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Les Rogers

Les Rogers

United States (1966-)

Colourful, life-size canvases to lose yourself in

Like a reporter, Les Rogers aspires to portray contemporary society. While to this end he used to look mainly at the world outside his studio - making, for instance, an entire show around a teenage girl on Myspace and thus capturing the start of social media as a phenomenon, since becoming a father he departs much more from his more intimate circle. 'During the pandemic, my children were constantly in my studio in a former school in New Jersey. So I started looking at the world more and more through their eyes. It's refreshing how they deal with abstract concepts like good and evil, or beautiful and ugly, for example. In a child's world, anything can be a terrifying monster or cute little creature. Moreover, it is fascinating to see how they develop as individuals,' says Les Rogers.

This shift in content translated formally into simplification. 'While my canvases used to look much more chaotic as a reflection of the world, I still paint many different subjects, but recently I focused mainly on a series of playful portraits in bright, pure colours. Because they are not immediately so legible, viewers can lose their imagination in them. For the same reason, I always paint in a large format. I want my paintings to have a three-dimensional presence in space, and for you as a person to really immerse yourself in them. In that sense, they also have a sculptural dimension for me,' Les Rogers says.

'That sculptural aspect is reflected in a series of organically shaped canvases. In those earlier works, I painted completely abstract and with a lot of texture. Whereas in my current work with oil on canvas, I paint a smoother - and thus more vivid, but also realistic - scene. Although I do want people to see that it is handmade. This directness of form and content is reflected in titles such as 'Hero', 'Real' and 'Talker'. These refer, for example, to child-inspired questions around what is real or fake, or who can be called a hero.'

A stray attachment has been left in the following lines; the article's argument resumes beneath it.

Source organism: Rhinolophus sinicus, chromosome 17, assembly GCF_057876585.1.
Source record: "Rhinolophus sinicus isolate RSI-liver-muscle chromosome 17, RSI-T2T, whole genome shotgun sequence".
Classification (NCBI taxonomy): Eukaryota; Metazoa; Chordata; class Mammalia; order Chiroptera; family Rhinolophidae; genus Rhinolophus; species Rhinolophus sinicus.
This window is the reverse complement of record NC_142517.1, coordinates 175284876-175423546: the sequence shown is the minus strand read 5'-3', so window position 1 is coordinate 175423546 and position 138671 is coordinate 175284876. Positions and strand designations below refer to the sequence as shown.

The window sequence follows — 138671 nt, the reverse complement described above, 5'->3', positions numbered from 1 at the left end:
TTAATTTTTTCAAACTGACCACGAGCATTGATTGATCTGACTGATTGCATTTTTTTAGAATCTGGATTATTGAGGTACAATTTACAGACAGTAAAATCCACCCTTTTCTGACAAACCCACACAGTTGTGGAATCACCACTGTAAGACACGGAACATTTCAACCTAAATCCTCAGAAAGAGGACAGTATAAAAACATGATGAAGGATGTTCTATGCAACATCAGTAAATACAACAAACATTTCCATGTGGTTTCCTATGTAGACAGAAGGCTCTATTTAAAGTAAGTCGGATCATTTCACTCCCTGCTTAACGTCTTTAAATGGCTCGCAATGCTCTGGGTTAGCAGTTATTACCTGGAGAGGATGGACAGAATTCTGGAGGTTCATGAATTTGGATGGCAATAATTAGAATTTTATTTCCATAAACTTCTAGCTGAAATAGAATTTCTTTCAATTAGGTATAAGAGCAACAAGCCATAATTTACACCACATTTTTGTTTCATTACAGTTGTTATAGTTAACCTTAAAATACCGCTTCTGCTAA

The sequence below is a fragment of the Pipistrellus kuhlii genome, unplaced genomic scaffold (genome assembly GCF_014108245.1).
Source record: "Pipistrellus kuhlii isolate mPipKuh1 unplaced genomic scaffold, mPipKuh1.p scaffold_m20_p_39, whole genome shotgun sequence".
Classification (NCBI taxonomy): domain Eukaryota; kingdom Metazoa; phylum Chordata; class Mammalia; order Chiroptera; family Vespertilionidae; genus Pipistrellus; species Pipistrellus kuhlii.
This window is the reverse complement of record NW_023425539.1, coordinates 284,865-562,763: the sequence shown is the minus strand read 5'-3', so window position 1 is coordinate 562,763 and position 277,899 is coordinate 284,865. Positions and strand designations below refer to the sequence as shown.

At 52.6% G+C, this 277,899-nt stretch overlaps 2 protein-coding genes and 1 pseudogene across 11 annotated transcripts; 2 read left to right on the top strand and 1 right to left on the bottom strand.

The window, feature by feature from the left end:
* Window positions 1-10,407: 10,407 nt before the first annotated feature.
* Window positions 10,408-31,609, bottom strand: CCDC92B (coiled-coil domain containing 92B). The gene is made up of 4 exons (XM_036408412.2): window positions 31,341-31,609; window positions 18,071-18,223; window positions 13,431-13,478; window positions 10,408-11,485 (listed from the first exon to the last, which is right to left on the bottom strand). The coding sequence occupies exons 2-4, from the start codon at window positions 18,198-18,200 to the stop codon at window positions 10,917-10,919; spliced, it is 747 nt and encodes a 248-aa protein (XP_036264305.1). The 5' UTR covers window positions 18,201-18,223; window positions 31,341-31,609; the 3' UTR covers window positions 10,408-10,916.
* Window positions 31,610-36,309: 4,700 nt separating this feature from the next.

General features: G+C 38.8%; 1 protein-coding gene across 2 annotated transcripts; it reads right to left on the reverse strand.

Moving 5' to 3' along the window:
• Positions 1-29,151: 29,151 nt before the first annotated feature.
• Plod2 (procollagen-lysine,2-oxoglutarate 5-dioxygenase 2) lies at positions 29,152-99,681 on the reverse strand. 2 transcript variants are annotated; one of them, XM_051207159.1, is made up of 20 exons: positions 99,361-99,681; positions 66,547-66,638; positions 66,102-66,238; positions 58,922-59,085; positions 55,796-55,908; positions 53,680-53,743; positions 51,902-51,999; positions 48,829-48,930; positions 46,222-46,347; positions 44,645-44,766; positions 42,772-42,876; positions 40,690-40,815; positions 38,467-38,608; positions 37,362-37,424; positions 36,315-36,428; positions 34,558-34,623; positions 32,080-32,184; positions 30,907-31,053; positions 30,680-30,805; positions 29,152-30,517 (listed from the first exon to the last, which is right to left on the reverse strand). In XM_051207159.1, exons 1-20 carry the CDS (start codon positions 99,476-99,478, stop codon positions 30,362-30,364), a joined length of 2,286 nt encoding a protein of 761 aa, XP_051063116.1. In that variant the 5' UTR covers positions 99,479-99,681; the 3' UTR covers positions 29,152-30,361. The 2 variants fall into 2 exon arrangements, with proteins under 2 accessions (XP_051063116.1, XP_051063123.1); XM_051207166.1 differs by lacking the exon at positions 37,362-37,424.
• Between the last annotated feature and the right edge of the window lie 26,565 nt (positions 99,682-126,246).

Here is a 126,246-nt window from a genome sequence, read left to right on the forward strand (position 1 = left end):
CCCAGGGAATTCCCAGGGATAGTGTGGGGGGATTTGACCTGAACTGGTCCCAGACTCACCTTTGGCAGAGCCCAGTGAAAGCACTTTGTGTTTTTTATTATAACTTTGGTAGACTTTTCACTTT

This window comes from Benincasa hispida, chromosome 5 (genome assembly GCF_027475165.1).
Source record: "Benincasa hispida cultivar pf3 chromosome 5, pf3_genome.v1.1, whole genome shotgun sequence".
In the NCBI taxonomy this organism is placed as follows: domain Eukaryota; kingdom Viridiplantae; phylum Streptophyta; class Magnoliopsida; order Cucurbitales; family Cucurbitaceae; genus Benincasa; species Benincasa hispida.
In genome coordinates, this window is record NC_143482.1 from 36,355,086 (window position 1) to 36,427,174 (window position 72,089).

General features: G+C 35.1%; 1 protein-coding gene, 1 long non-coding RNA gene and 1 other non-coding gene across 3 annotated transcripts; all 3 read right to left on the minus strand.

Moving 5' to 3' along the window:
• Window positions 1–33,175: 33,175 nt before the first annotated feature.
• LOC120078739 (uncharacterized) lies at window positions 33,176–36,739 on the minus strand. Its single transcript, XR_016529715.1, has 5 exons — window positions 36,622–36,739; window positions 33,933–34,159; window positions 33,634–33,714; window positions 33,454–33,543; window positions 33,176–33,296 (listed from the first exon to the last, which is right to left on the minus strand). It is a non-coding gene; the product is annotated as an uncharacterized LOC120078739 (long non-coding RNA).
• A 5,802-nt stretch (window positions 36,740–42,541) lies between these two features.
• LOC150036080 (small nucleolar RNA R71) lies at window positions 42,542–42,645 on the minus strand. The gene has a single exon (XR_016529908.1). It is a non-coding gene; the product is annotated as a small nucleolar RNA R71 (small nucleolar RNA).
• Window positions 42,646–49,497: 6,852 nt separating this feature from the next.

Physical impact

Each new work starts immediately on the canvas, a preparatory sketch does not come into play. 'With my whole arm, or even body, I put a big movement on the canvas first. I attach great importance to the physical impact of that brushstroke. In that sense, I feel a strong kinship with the abstract expressionists, especially Willem de Kooning,' Les Rogers says. 'I regularly wonder during the painting process how someone like De Kooning or Pablo Picasso would proceed, and that gives me the energy to make the right choice.'

'I also like to be inspired by more conceptual art, by the likes of Martin Kippenberger, Mike Kelley or Paul McCarthy. I am also fascinated by someone like Richard Prince, who flouts the laws of art. I know I can paint a perfect face, but I don't want to make illustrative art. I want to experiment. The unexpected things that happen, or images that emerge, make it fascinating.'

In his spacious studio, Les Rogers works on about six canvases at a time each time. 'I constantly alternate between one work and another. This proximity encourages dialogue between the different scenes. Just like a musician makes an album and brings a certain rhythm into it, my paintings complement each other. At the same time, I highlight their individuality by working with different colour accents. For that use of colour, I like to be inspired by Paul C├ęzanne and Henri Matisse. Not only the number of colours, but also their interaction with each other is crucial for creating the right atmosphere.'

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For Real by artist Les Rogers

For Real, 2020

Les Rogers
Flash by artist Les Rogers

Flash, 2020

Les Rogers
Chant by artist Les Rogers

Chant, 2020

Les Rogers
Hero by artist Les Rogers

Hero, 2020

Les Rogers